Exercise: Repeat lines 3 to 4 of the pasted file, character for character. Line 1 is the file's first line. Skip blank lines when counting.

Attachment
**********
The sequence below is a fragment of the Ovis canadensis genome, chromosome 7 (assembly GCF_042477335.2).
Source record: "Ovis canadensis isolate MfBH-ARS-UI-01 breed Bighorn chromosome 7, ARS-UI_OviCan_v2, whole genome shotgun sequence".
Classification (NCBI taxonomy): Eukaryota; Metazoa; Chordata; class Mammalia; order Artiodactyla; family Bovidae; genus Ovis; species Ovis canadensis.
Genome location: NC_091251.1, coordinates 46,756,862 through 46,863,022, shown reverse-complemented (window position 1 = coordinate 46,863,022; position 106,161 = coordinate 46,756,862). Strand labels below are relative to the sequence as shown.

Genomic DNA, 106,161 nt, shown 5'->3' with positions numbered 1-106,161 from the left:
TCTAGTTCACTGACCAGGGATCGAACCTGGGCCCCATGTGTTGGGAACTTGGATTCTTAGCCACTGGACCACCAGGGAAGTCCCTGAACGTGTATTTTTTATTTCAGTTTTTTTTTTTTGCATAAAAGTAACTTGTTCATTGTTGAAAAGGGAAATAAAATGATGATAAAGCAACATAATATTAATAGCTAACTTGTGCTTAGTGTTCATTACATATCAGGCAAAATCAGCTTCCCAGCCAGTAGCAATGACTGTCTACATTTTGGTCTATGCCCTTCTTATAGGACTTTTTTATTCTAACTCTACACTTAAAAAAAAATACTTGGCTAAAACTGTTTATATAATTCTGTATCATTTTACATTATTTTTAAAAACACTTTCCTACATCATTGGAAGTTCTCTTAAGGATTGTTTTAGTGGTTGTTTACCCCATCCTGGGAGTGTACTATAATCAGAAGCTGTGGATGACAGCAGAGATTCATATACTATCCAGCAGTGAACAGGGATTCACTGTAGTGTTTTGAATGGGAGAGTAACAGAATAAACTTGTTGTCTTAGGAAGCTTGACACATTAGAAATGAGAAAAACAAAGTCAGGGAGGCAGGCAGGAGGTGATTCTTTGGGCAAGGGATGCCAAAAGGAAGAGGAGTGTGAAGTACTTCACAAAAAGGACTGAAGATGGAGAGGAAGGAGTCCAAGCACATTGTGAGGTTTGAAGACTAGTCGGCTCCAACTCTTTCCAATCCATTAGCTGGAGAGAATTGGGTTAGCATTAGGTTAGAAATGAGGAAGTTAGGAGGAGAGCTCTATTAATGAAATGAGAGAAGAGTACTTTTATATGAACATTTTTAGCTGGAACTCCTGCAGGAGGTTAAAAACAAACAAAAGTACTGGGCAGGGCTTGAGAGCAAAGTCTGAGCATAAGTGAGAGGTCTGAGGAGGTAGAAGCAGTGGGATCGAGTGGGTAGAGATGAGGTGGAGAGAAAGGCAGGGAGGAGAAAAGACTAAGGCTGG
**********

Classification (NCBI taxonomy): Eukaryota; Metazoa; Chordata; class Mammalia; order Artiodactyla; family Bovidae; genus Ovis; species Ovis canadensis.
Genome location: NC_091251.1, coordinates 46,756,862 through 46,863,022, shown reverse-complemented (window position 1 = coordinate 46,863,022; position 106,161 = coordinate 46,756,862). Strand labels below are relative to the sequence as shown.